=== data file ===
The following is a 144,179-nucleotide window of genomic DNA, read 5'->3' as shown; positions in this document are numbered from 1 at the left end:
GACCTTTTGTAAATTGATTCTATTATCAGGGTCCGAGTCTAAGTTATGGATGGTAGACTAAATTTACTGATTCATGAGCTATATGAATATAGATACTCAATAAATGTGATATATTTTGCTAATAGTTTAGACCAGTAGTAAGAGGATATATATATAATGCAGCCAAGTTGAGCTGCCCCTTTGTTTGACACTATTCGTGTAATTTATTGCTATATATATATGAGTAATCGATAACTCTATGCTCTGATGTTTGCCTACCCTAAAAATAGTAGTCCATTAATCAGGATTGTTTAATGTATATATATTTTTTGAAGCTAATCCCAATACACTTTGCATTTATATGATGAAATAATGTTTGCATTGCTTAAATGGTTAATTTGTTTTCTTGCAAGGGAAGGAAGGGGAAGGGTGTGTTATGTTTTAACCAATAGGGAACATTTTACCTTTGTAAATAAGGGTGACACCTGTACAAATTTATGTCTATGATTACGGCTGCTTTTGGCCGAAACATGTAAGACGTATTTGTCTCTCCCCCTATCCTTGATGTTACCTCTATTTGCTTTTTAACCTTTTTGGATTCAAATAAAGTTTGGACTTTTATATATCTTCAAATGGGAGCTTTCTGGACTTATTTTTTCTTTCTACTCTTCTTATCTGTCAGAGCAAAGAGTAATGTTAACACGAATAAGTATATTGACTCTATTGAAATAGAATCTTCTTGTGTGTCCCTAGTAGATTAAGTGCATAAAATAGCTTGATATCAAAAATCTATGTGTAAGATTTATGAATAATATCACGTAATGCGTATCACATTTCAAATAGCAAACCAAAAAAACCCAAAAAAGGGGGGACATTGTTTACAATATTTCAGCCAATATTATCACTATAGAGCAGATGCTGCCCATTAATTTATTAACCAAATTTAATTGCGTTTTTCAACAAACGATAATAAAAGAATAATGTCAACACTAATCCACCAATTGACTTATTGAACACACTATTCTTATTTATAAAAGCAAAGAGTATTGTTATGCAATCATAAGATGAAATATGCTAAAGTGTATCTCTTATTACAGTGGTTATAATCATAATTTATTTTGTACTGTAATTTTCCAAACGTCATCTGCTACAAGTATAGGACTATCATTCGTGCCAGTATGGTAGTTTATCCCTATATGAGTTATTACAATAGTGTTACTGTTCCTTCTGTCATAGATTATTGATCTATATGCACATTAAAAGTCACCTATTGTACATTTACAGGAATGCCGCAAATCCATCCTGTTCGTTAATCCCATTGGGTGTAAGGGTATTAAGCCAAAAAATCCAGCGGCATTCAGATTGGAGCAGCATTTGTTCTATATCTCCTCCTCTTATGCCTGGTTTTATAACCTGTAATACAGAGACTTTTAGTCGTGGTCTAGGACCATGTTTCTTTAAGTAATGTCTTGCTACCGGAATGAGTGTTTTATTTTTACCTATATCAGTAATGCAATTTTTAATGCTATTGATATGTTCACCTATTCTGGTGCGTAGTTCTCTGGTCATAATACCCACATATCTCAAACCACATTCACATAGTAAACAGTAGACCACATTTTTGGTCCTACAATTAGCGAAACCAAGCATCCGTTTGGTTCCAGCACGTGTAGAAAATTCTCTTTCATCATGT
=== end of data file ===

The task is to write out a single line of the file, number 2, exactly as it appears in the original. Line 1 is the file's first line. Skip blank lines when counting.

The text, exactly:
GACCTTTTGTAAATTGATTCTATTATCAGGGTCCGAGTCTAAGTTATGGATGGTAGACTAAATTTACTGATTCATGAGCTATATGAATATAGATACTCAATAAATGTGATATATTTTGCTAATAGTTTAGACCAGTAGTAAGAGGATATATATATAATGCAGCCAAGTTGAGCTGCCCCTTTGTTTGACACTATTCGTGTAATTTATTGCTATATATATATGAGTAATCGATAACTCTATGCTCTGATGTTTGCCTACCCTAAAAATAGTAGTCCATTAATCAGGATTGTTTAATGTATATATATTTTTTGAAGCTAATCCCAATACACTTTGCATTTATATGATGAAATAATGTTTGCATTGCTTAAATGGTTAATTTGTTTTCTTGCAAGGGAAGGAAGGGGAAGGGTGTGTTATGTTTTAACCAATAGGGAACATTTTACCTTTGTAAATAAGGGTGACACCTGTACAAATTTATGTCTATGATTACGGCTGCTTTTGGCCGAAACATGTAAGACGTATTTGTCTCTCCCCCTATCCTTGATGTTACCTCTATTTGCTTTTTAACCTTTTTGGATTCAAATAAAGTTTGGACTTTTATATATCTTCAAATGGGAGCTTTCTGGACTTATTTTTTCTTTCTACTCTTCTTATCTGTCAGAGCAAAGAGTAATGTTAACACGAATAAGTATATTGACTCTATTGAAATAGAATCTTCTTGTGTGTCCCTAGTAGATTAAGTGCATAAAATAGCTTGATATCAAAAATCTATGTGTAAGATTTATGAATAATATCACGTAATGCGTATCACATTTCAAATAGCAAACCAAAAAAACCCAAAAAAGGGGGGACATTGTTTACAATATTTCAGCCAATATTATCACTATAGAGCAGATGCTGCCCATTAATTTATTAACCAAATTTAATTGCGTTTTTCAACAAACGATAATAAAAGAATAATGTCAACACTAATCCACCAATTGACTTATTGAACACACTATTCTTATTTATAAAAGCAAAGAGTATTGTTATGCAATCATAAGATGAAATATGCTAAAGTGTATCTCTTATTACAGTGGTTATAATCATAATTTATTTTGTACTGTAATTTTCCAAACGTCATCTGCTACAAGTATAGGACTATCATTCGTGCCAGTATGGTAGTTTATCCCTATATGAGTTATTACAATAGTGTTACTGTTCCTTCTGTCATAGATTATTGATCTATATGCACATTAAAAGTCACCTATTGTACATTTACAGGAATGCCGCAAATCCATCCTGTTCGTTAATCCCATTGGGTGTAAGGGTATTAAGCCAAAAAATCCAGCGGCATTCAGATTGGAGCAGCATTTGTTCTATATCTCCTCCTCTTATGCCTGGTTTTATAACCTGTAATACAGAGACTTTTAGTCGTGGTCTAGGACCATGTTTCTTTAAGTAATGTCTTGCTACCGGAATGAGTGTTTTATTTTTACCTATATCAGTAATGCAATTTTTAATGCTATTGATATGTTCACCTATTCTGGTGCGTAGTTCTCTGGTCATAATACCCACATATCTCAAACCACATTCACATAGTAAACAGTAGACCACATTTTTGGTCCTACAATTAGCGAAACCAAGCATCCGTTTGGTTCCAGCACGTGTAGAAAATTCTCTTTCATCATGT